Your last chance to sign up to attend the Second International Antibody Validation Event ahead of the closing date on 1st June 2016 is approaching.

There are just a few days left to make sure you’re at the antibody event of the year, with speakers from top industry and academia. You also still have a couple of days to submit an abstract to be considered for a talk or poster presentation at the event.

The meeting is being organised by the University as part of its 50th anniversary celebrations, and is supported by AstraZeneca along with us.

headline-indexThe event is sponsored by Abcam, Proteintech, R&D Systems and Thermo Fisher Scientific. It will build on the first meeting which was organised by St John’s laboratories in 2014 with the idea of establishing an ongoing series of meetings, each with different organisers.

We’ve been talking to one of the speakers for the event, Professor Alison Banham from the University of Oxford. In addition to her role at Oxford, Alison is Vice President of the European Monoclonal Antibody Network, a network of European academics whose research involves the production and characterisation of novel monoclonal antibodies.

Alison told us: “Group members use their antibodies as research tools, biomarkers and also as biological therapeutics. The aim of our network is to enable knowledge sharing of cutting edge techniques and to create common strategies to standardize and improve antibody production and validation. We also encourage our members to submit their monoclonal antibodies and accompanying validation data, including images, to our online catalogue.”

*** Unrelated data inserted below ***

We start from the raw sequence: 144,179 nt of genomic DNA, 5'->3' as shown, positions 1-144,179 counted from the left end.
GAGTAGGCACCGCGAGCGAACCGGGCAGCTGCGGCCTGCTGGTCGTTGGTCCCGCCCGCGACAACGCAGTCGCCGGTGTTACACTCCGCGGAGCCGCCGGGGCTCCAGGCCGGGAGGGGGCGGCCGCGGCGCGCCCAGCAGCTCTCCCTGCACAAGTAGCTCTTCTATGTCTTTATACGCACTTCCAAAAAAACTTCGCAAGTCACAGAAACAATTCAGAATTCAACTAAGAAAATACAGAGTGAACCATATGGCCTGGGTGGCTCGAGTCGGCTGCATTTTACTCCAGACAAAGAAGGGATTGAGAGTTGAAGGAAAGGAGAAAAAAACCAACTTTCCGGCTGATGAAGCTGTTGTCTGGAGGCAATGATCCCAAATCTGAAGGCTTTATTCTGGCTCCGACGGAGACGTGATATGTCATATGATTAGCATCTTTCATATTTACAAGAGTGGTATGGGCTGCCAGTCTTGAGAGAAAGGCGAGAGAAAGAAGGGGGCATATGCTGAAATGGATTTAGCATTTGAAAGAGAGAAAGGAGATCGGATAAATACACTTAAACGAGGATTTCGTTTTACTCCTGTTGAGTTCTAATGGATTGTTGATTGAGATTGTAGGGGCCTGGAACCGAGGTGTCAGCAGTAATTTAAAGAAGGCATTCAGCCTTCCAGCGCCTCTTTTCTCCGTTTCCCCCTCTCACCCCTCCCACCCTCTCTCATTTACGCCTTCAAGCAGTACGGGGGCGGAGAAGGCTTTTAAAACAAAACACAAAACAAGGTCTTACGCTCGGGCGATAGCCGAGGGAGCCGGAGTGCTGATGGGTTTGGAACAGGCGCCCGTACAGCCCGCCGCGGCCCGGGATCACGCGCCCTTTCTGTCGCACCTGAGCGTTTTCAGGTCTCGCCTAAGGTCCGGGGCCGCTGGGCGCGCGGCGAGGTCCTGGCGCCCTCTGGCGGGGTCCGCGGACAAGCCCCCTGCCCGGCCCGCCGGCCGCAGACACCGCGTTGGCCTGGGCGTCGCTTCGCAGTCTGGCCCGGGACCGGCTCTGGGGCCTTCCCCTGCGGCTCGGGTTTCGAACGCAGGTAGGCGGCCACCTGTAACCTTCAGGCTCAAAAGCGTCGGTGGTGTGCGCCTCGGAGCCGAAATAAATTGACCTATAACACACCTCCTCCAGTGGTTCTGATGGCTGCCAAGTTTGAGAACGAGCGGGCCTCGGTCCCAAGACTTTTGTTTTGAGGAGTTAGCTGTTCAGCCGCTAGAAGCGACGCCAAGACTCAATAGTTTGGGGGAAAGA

The network recently published an article (Roncador et al 2016 Mabs 8:27-36) providing a stepwise strategy to enable researchers to find, prioritise and characterise suitable antibodies for their research and in her talk Alison will review this approach.

Alison will also discuss the challenges of validating T-cell receptor mimic (TCRm) antibodies that bear many similarities to T-cell receptors in terms of their epitope composition and binding. They are particularly attractive for studying antigen presentation and for therapy because they can recognise peptides derived from intracellular antigens presented on the cell surface by major histocompatibility complex (MHC) class I proteins. TCRm epitopes thus comprise both the short target peptide (9-10 amino acids) and MHC class I allele, rather than a single protein.

Alison said: “New approaches are needed for validating antibody specificity and determining potential cross-reactivity with related peptides and during my talk I will share unpublished data describing the use of individual amino acid replacement (e.g. alanine and glycine scanning) to identify and validate potentially cross-reactive antigens recognised by a TCRm antibody against the p53 tumour suppressor.”

She added: “Antibody validation is important to me because the quality of the antibodies used in our research directly determines the quality and scientific validity of our data and publications.”

You can see the full list of speakers and a programme for the Second International Antibody Validation Event at and you can register to attend the event at

To be considered for a talk or poster presentation please submit an abstract before 1 June 2016 at

– Matt and the CiteAb team